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Localizing assortments in an era of lumpy supply chains

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Consumers still want to shop local post pandemic. How to focus on ranging local products and brands profitably.

The COVID19 pandemic saw a consumer shift toward localization; shopping locally for local brands and products in order to demonstrate support for the ‘little guy’.

This has continued to an extent even into 2022, as people continue to work from home and center their lives around their local area, rather than where their workplace headquarters or office may be located. And even then, many people – particularly younger generations – now only go to ‘the office’ between two and four days a week, and often for social and cultural rather than operational reasons.

At the same time as this cultural ‘SIMBY’ (‘stay in my own backyard’ – we at TELUS Consumer Goods coined this term, you heard it here first) mentality still dominates, shipping obstacles and bottlenecks create ongoing supply issues in many categories, many of which are ongoing, even if some are easing.

But how to reconcile the need for localization with supply, when for many retailers currently maintaining even a core assortment of top performing SKUs nationally is challenge enough?

localizing assortments

Pre-pandemic, grocery retailers had already begun to move toward ranging in a given category beyond just the two biggest brands and a niche or premium brand. Localization requires going a step further. Could hyperlocal domestic ranging, requiring very little shipping, be the key? And how feasible is it? Would localizing ranging at a cluster, or regional, level suffice? Obviously small local brands do not carry economies of scale with regard to shipping, and by nature you can only range certain brands in certain geographies. On the other hand, their shipping costs are likely to be vastly reduced as they are not carrying overseas shipping tariffs and costs.

To arrive at a direction, you need to both ask the consumers, and get a read on historical data. Getting a read on the potential profitability of localized assortment means testing a variety of assortment options with consumers upfront in order to reduce the ‘say-do’ gap. That is, reduce the difference between what consumers say they will do, such as support local producers, versus what they actually do. What they actually do may be to buy global brands based on trust, price promotion or lowest price, or other elements, particularly in an environment of rising cost of living and inflation.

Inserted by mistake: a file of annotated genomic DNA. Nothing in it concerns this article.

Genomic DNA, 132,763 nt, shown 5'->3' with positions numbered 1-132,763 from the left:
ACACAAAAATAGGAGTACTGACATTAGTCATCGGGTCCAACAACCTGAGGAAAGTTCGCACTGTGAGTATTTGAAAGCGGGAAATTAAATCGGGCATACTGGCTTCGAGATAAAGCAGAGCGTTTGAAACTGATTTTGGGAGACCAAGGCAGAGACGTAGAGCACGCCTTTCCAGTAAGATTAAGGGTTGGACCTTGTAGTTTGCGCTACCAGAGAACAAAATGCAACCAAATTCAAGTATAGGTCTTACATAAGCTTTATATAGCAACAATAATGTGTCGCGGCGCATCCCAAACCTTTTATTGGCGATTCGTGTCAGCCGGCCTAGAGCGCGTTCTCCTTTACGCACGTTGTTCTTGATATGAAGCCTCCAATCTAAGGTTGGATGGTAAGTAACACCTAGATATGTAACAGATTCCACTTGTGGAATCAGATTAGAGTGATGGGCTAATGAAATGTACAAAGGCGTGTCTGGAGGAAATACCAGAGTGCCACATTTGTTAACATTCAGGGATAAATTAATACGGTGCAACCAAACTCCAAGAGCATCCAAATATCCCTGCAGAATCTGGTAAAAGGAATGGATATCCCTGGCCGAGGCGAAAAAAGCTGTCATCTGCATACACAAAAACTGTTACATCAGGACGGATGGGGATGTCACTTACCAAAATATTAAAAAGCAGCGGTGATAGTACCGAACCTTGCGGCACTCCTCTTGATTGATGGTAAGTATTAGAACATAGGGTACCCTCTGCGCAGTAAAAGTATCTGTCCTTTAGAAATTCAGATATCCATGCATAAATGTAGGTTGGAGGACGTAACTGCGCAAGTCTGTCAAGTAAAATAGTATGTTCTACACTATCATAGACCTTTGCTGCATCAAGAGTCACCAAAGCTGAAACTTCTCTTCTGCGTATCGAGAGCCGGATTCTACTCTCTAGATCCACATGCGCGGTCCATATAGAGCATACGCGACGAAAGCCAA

Reducing the say-do gap can be achieved by testing a number of assortment scenarios for a given category, in order to determine:

  • Which assortments grow brands and the category versus merely cannibalize products and brands within the category
  • Which assortments favor your brands versus those which positively or negatively impact competitors
  • Which gain the most favorable consumer perceptions of shopability, and
  • Which assortments most positively impact on your brand equity.

After understanding the appeal and feasibility of a number of localized assortment options, assortment planning is then required. This involves matching up the desired range at a store or cluster level with demand planning and forecasting; reviewing what has and hasn’t worked in the past; and making the right product picks in the right quantities to match market demand. And this means looking at both manufacturer and retailer historical data, overlaying consumption demand and shopper testing scenarios, and ultimately moving into predictive planning. Taking into account various supply chain scenarios from best case through to worst case.

Once you’ve done that, you also need to factor in, particularly for local and hyperlocal suppliers, how traceable and transparent their supply chain is. The supplier may be local, but what quality controls and supply guarantees do they have in place? What is their ability to supply consistently, in what quantities, down to SKU level? Particularly if you’re planning on a SKU level differentiated planogram by store or geography.

Getting localized assortments right therefore requires a combination of an upfront understanding of consumer demand and preferences, allied with both historical and predictive brand and retailer data, integrated with local supplier data.

It sounds like a lot of work, and it is, but tailoring is the name of the game as consumers now expect their local stores to stock local brands. The challenge is how to fulfil the need, to what extent, in a way that is profitable.

The good news is that Exceedra’s software solutions can take some of the pain out of the process and analysis.

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